History & Evolution

The Forest Department in Odisha came into existence during pre-independence period since 1883-84, when Odisha was a part of Bengal. A solitary division was there namely, Odisha Division amongst 10 Divisions comprising the whole of Bengal, Bihar & Odisha under the charge of one Conservator of Forests with headquarters at Darjeeling. Sometime in past, certain forest blocks of Angul were declared as Reserved Forests under section 19 of Indian Forest Act, 1882. Odisha Forest Division was bifurcated into two divisions - Angul and Puri in the year 1912. Later on Sambalpur division was created. This three division had a total area of 741 sq. miles of Reserved Forests and 1069 sq. miles of protected forests.

On 1 April 1936, Odisha emerged as a new state of India; and a new Forest Department was formed under the charge of a Conservator of Forests. The Madras Presidency, Central Provinces as well as old Bihar and Odisha contributed equally to areas of forests and the total area of reserved forests and demarcated forest stood at 1401 and 583 sq. miles respectively. The Ganjam and Parlakhemundi were transferred from Madras Presidency to Odisha.

The systematic forest management started in Mayurbhanj as far back as 1897 whereas forest management believed to have begun in other estates in 1910. The Chief Forest Advisor of Eastern States was advising the states on Forest Administration except Mayurbhanj. Revered Dr. M. Mooney, IFS, remained over 20 years to look after the demarcation and survey of forest areas when the merger took place. With merger of states on first January 1948, reorganization of the department was found necessary. 22 territorial divisions along with 2 non-territorial divisions namely Working Plan Divisions. While Working Plans divisions remained under direct charge of the Chief Conservator of Forests, territorial divisions were constituted in to 3 territorial circles each under the charge of a Conservator of Forests for administration and technical supervision.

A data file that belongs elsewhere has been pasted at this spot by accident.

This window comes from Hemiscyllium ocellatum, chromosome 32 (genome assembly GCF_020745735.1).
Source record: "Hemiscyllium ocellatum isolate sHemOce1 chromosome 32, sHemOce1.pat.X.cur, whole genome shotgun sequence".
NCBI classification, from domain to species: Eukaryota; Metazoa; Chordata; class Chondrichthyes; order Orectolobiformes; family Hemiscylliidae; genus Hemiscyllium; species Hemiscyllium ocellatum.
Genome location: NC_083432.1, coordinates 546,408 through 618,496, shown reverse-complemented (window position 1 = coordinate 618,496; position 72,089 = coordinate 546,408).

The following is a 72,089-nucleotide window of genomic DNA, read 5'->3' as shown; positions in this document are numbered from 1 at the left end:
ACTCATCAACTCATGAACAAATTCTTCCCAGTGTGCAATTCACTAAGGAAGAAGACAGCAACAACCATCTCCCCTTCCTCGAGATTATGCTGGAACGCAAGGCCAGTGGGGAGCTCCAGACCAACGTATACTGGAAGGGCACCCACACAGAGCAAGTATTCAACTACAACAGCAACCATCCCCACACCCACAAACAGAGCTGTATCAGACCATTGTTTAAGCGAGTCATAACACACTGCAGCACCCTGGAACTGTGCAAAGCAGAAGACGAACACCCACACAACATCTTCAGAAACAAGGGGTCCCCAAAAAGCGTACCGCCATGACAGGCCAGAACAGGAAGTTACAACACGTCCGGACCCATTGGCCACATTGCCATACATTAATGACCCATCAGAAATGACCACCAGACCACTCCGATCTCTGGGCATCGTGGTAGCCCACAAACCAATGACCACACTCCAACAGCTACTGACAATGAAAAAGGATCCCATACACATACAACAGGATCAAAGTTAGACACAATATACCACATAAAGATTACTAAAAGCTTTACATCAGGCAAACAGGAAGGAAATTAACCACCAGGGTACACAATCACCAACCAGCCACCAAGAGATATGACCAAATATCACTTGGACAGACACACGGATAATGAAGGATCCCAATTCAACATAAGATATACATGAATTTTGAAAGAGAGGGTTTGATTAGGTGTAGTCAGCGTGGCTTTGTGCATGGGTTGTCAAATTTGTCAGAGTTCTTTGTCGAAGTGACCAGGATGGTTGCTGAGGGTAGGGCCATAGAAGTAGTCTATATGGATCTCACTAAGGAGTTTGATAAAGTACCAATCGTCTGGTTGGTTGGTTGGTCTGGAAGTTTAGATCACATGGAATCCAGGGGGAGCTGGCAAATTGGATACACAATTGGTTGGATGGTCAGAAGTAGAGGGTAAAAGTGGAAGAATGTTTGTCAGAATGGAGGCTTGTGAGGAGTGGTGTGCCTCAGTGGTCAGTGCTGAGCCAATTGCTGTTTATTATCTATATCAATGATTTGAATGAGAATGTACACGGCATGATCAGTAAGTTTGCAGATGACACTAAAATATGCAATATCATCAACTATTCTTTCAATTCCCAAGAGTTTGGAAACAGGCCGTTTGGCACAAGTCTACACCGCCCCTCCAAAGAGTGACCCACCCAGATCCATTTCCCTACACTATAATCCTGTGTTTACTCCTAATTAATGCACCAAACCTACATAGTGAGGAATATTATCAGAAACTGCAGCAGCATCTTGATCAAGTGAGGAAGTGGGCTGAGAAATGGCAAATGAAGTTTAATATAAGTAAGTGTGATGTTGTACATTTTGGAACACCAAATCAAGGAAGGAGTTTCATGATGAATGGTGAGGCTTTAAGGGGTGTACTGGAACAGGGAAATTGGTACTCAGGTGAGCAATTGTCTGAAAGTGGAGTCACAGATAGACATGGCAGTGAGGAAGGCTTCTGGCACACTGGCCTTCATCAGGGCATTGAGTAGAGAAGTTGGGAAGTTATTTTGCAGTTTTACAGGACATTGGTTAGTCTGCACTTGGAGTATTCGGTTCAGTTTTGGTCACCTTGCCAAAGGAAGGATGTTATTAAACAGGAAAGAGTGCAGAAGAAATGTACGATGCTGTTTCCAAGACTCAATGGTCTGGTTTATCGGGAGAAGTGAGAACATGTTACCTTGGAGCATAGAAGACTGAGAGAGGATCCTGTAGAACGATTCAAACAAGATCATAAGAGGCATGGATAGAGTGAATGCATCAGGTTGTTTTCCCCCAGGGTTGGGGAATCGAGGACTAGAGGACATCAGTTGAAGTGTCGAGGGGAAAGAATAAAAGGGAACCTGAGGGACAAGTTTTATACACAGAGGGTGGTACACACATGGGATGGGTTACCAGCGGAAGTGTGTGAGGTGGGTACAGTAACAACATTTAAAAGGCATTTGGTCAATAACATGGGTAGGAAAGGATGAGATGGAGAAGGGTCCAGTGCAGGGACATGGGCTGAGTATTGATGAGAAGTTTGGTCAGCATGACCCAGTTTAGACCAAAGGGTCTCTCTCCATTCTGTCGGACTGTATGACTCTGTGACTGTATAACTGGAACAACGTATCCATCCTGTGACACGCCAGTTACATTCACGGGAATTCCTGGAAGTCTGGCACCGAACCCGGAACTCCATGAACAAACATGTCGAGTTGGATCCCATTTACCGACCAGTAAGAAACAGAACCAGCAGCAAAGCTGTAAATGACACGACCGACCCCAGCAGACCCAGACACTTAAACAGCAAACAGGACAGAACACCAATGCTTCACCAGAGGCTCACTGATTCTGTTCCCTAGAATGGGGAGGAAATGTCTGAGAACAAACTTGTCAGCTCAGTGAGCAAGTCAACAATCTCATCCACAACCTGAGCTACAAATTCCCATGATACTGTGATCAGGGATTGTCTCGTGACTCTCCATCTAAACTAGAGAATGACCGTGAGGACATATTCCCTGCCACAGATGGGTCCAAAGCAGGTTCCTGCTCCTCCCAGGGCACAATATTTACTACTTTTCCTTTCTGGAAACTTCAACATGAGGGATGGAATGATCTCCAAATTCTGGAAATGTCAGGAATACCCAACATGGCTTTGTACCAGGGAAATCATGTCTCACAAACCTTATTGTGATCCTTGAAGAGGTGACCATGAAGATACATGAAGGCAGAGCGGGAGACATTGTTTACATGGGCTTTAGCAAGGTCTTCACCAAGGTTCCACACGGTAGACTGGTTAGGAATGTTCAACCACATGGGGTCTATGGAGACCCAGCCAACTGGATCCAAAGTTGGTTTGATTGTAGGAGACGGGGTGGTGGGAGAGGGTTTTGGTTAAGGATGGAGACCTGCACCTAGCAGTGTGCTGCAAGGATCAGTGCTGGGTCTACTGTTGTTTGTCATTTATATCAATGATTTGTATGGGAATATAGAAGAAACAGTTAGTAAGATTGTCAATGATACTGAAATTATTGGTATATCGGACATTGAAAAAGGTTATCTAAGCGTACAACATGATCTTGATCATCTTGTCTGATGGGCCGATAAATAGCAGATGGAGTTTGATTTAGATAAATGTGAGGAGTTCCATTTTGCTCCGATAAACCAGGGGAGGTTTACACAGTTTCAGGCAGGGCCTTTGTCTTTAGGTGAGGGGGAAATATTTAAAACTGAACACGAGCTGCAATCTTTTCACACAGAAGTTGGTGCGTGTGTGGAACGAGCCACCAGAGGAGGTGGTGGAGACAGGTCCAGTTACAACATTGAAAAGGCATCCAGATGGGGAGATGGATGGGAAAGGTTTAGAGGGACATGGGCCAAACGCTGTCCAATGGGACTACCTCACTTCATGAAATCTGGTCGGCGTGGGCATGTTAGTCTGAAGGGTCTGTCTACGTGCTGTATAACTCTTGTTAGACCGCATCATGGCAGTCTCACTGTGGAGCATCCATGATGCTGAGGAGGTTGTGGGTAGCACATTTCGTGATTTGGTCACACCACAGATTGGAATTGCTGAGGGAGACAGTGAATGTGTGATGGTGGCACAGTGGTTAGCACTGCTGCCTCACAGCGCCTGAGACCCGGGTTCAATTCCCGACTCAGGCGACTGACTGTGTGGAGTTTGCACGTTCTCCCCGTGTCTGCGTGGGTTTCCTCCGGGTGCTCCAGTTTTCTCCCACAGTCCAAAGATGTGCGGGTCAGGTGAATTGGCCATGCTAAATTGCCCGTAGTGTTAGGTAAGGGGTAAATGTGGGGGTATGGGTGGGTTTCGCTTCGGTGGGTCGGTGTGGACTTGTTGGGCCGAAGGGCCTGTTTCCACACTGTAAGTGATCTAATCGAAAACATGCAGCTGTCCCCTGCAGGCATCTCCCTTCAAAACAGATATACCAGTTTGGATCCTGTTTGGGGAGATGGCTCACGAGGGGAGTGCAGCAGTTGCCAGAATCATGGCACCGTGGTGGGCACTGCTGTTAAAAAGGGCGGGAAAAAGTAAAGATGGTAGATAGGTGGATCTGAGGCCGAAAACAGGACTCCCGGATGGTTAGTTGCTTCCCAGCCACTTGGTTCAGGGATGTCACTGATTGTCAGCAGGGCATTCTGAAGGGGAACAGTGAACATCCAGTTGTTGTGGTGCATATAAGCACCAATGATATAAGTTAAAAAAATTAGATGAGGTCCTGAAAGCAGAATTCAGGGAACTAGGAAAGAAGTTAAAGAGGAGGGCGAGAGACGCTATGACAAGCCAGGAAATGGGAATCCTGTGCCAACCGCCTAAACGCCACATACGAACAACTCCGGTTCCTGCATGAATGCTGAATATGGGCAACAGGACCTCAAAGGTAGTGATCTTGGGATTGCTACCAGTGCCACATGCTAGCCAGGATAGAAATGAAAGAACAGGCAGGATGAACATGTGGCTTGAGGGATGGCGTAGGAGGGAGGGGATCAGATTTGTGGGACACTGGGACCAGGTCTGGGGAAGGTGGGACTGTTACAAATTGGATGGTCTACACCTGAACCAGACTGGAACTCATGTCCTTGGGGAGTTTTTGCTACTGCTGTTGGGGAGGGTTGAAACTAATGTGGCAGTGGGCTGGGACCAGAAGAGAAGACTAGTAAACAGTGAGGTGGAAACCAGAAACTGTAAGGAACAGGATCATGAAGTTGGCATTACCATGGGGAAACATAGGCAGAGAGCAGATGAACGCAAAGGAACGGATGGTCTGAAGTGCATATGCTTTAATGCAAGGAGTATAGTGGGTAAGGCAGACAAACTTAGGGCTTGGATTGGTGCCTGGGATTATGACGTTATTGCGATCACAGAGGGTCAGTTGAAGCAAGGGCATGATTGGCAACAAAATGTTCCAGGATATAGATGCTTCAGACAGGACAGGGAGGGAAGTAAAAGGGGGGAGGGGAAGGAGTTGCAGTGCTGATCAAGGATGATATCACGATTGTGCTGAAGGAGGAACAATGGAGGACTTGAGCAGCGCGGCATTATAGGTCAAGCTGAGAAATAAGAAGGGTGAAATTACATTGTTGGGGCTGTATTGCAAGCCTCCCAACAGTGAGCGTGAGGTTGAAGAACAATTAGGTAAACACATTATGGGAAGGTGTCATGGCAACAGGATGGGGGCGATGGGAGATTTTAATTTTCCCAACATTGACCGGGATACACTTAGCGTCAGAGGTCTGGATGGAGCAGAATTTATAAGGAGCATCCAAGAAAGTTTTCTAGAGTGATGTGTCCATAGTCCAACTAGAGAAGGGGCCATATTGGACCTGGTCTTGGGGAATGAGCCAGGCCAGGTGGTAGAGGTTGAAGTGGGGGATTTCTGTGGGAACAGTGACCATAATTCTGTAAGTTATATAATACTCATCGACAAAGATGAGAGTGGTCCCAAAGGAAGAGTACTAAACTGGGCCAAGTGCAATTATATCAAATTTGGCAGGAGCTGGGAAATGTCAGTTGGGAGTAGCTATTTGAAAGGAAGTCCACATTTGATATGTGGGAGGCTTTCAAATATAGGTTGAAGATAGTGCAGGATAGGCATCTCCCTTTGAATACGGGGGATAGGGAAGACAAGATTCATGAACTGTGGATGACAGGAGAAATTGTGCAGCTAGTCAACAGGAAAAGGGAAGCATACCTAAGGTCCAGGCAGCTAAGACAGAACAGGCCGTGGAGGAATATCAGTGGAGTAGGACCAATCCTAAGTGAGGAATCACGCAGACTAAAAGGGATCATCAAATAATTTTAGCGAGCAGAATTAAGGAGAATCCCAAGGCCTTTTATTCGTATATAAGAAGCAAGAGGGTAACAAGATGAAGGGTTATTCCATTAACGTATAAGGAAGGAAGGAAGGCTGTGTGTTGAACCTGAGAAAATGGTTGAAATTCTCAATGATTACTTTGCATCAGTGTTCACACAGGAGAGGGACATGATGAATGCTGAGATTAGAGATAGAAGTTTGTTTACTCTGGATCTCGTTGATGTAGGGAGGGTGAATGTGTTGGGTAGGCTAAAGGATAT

Aims & Objectives :

The present mandate of the Odisha Forest Department is defined by the 1988 National Forest Policy. The primary objectives are:

  • Maintenance of environmental stability through preservation and restoration of the ecological balances where serious depletion of the forests happen.
  • Conserving the natural heritage of the state by preserving the remaining natural forests.
  • Increasing sustainability & the forest tree cover in the State through massive afforestation and social forestry programme.
  • Meeting the requirement of fuel wood, fodder, minor forest produce and small timber of the rural and tribal populations.
  • Creating a massive people's participation movement with the involvement of women.
  • Encouraging efficient utilization of forest produces and maximizing substitution of wood.
  • Checking soil erosion and denudation in the catchments areas of rivers, lakes, reservoirs for mitigating floods and droughts.
  • Checking the extension of sand dunes in and along the coastal tracts.

Thus, the principal aim of our State policy is to ensure environmental stability and maintenance of ecological balance including atmosphere equilibrium, which is vital for sustenance of all life forms - human, animal and plant.